MPs fear Boris Johnson grilling may be delayed to Monday
Final legal checks have delayed the publication of the long-awaited “partygate” report, sparking fears in Westminster that its findings may not become public until Monday.
But a process of “legal scrubbing” has been taking place, to ensure that the final report does not unfairly identify junior staff or cut across the separate investigation by Metropolitan Police.
Sources insist that there has been no interference from Downing Street in the process of finalising the document, which is expected to be highly uncomfortable for the prime minister.
Ms Gray is believed to be determined to deliver the report to No 10 in a state which will ensure that further redactions are not required before publication.
No day has yet been fixed for it to be handed over, and senior backbencher Chris Bryant said that, with Tory MPs on a one-line whip on Thursday and most MPs absent on Friday, it now appeared that Monday was the most likely day for publication.
Bryant said No 10 had to give “plenty of time to allow people to read it before the prime minister comes to the House”, so they could “digest it properly”.
Downing Street said it was Mr Johnson’s “intention” to publish the report as received from the Whitehall mandarin as soon as possible after it reaches No 10, with a statement to MPs following shortly afterwards.
But the prime minister refused to rule out further changes at No 10’s hands, sparking demands from Labour for publication unchanged and in full.
Shadow health secretary Wes Streeting said that the prime minister’s conduct over alleged breaches of Covid restrictions at No 10 had become a “national embarrassment” and a distraction from vital issues like Russian aggression in Ukraine.
“You aren’t telling me that all of those people in No 10 right now are focused on the crisis in Ukraine, the cost of living crisis or the ongoing challenges for the NHS,” said Mr Streeting.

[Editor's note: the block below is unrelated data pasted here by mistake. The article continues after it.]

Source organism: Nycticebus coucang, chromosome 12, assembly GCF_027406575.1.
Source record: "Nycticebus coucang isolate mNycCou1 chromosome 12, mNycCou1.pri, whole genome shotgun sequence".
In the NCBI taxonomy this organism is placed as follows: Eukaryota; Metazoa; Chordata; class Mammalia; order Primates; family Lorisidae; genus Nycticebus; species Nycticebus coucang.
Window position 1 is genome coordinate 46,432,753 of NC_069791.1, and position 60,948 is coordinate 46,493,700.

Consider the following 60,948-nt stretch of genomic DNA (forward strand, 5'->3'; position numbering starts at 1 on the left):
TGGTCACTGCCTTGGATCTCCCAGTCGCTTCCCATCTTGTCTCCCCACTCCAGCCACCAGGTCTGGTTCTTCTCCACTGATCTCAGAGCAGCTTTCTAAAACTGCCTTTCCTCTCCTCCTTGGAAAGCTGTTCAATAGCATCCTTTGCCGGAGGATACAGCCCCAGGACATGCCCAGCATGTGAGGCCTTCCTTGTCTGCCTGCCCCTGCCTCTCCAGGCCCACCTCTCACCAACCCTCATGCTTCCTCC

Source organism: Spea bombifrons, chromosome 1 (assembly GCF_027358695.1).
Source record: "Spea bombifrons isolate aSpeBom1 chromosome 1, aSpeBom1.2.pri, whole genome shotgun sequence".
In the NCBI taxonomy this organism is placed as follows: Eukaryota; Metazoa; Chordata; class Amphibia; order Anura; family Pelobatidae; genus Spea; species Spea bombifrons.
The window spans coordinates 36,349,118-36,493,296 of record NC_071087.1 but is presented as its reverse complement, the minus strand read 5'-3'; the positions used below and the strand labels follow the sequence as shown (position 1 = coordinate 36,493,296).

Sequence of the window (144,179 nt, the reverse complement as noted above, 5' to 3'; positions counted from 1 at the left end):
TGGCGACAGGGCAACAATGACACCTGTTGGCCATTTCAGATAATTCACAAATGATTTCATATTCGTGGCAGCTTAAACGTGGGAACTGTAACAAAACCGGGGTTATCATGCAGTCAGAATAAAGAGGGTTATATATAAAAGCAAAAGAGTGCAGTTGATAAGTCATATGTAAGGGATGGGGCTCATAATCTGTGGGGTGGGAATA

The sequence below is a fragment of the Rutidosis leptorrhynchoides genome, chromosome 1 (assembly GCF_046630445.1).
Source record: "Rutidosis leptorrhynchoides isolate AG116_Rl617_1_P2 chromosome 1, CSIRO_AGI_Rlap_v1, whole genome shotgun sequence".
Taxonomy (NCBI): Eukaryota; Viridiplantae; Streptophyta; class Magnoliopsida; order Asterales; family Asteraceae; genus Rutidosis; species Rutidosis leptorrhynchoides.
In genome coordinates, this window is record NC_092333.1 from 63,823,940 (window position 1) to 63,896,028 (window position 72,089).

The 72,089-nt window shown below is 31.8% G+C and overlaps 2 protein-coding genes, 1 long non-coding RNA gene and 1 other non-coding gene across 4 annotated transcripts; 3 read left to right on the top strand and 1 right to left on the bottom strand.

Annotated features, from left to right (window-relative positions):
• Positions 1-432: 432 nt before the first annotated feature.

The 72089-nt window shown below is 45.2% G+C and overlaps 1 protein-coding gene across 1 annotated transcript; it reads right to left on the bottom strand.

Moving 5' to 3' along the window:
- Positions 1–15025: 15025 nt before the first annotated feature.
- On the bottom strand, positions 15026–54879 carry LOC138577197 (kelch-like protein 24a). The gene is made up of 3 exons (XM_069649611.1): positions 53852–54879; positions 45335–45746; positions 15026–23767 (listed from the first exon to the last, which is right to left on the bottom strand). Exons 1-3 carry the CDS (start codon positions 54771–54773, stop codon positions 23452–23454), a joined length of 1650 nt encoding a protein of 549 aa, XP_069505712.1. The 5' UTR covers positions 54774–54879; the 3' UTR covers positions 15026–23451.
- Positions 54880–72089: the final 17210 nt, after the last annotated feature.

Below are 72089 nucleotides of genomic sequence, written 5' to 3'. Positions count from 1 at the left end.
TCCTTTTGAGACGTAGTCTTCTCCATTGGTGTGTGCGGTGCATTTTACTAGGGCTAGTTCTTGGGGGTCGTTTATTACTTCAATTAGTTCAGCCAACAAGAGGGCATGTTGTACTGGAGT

“I think Boris Johnson is trying to fight a war of attrition here. He’s hoping that we’ll all get bored and move on. Bluntly, I am bored of talking about Boris Johnson’s lies and deceit. I’d much rather be talking about the central issues facing the country.
“But we can’t let Boris Johnson get away with it, because we have basic standards to uphold.”
But appearing before MPs in the House of Commons, Mr Johnson accused the opposition of putting questions about the inquiry ahead of the pressing matters which he said were preoccupying ministers.
Buoyed by a wall of cheers from packed Tory benches at prime minister’s questions, the PM told Sir Keir Starmer he was “getting on with the job”.
And asked directly by the Labour leader if he would resign, Mr Johnson replied flatly: “No.”
The prime minister appeared to acknowledge the dissatisfaction of his own MPs, some of whom have signed letters of no confidence in his leadership, telling the Commons that he could not deny that “for all sorts of reasons, many people may want me out of the way”.
But he said that Starmer wanted him out because “he knows that this government can be trusted to deliver”.
Sir Keir retorted that Johnson and his government had shown “nothing but contempt for the decency, honesty and respect that define this country”.
“We now have the shameful spectacle of a prime minister of the United Kingdom being subject to a police investigation, unable to lead the country, incapable of doing the right thing,” said Sir Keir. “And every day his cabinet fail to speak out they become more and more complicit.”
There were indications that a concerted effort by Mr Johnson to shore up support among wavering MPs may be bearing some fruit.
Red Wall MP Mark Logan, who last week issued a call for “honest leadership”, said that a conversation with the PM had persuaded him Johnson has the “heart” to make the changes necessary to restore public confidence.
“He was very genuine in accepting that changes have to happen and we have to get the vehicle between the hedges again,” said the Bolton North East MP. “I think there’s been a bit of aquaplaning, we’ve hit a few puddles on the road and when you are at the wheel you have to steady the car.”
One former minister told The Independent that the alternative whipping team set up by Mr Johnson had reassured MPs frustrated with the performance of chief whip Mark Spencer that there was now “the semblance of a proper party operation in place”.
But rebels insisted that they remain confident that the eventual publication of the Gray report – whose findings are expected to be uncomfortable for the PM – will trigger the 54 letters needed to force a confidence vote.
Die voog reported that a group of senior Tory backbenchers – potentially including more than two dozen former ministers – are ready to move as a collective to force a no confidence vote if the Gray report provides evidence of criminal wrongdoing.
And behind the scenes discussions were already starting on who his successor might be. MPs belonging to the Tory Reform Group met for informal preliminary talks about who they could back, with support voiced for Michael Gove and Tom Tugendhat by some members of the “One Nation” group on the more liberal wing of the party.